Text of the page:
From Middle French terniss-, stem of ternir (“to make dull, deaden, tarnish”), from Old French ternir (“to make dim, make wan”), from Frankish *tarnjan (“to cover up, conceal, hide”), from Proto-Germanic *darnijaną (“to conceal”), from Proto-Indo-European *dʰer- (“to hold, hold tight, support”). Cognate with Old High German *tarnjan, tarnen (“to hide, cover up, conceal”) (Modern German tarnen), Old English dyrnan, diernan (“to keep secret, conceal, hide, restrain, repress”). More at dern, darn.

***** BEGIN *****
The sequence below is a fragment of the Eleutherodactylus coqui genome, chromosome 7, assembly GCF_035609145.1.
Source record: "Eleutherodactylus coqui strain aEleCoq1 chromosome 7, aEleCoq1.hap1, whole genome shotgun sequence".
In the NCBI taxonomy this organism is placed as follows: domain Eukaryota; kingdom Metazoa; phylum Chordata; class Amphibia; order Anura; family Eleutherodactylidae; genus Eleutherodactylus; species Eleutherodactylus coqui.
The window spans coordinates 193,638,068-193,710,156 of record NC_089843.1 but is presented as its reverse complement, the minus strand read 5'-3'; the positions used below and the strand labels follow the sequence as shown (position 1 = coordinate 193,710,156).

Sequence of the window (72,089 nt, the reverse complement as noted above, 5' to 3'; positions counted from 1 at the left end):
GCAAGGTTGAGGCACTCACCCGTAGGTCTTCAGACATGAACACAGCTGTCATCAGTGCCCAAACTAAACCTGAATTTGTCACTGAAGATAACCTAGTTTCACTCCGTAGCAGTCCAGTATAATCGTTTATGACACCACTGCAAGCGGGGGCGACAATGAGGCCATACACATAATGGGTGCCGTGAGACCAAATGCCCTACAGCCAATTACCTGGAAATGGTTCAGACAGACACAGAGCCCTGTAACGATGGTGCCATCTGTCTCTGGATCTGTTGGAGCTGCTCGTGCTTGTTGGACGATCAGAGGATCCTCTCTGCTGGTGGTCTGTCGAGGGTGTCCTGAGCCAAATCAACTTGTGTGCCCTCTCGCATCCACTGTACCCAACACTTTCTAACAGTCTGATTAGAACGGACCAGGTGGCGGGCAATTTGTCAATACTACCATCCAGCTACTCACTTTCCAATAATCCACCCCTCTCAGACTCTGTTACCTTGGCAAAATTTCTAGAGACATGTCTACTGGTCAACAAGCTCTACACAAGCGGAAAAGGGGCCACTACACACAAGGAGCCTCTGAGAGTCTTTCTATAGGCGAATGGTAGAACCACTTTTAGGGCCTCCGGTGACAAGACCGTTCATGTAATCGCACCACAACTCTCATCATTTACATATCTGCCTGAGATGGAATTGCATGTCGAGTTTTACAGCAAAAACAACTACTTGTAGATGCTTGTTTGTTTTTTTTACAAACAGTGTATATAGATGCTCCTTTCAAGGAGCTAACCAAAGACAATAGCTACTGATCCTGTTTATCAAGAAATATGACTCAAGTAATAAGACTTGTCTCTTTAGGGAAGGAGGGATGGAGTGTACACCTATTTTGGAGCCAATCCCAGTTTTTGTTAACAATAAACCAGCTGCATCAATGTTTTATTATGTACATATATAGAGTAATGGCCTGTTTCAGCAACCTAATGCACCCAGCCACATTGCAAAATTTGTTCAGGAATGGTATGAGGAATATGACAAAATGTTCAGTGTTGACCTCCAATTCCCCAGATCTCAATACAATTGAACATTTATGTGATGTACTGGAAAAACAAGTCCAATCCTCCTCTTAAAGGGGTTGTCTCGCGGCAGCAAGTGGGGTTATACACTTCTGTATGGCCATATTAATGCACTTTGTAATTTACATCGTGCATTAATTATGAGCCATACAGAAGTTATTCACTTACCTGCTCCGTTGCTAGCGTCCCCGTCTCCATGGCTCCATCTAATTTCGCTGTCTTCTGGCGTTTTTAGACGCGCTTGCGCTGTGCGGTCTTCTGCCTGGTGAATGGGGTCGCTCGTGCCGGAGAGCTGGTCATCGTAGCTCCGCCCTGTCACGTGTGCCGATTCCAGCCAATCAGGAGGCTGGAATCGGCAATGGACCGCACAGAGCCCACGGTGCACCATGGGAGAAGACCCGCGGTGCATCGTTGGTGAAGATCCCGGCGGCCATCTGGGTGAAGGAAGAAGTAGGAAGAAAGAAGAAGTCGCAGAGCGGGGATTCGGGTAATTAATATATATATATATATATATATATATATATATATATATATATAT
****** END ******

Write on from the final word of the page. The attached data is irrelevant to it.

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- (intransitive) To oxidize or discolor due to oxidation.
- Careful storage of silver will prevent it from tarnishing.
- (transitive) To soil, sully, damage or compromise
- He is afraid that he will tarnish his reputation if he disagrees.
- (intransitive, figuratively) To lose its lustre or attraction; to become dull.
- Till thy fresh glories, which now shine so bright, / Grow stale and tarnish with our daily sight.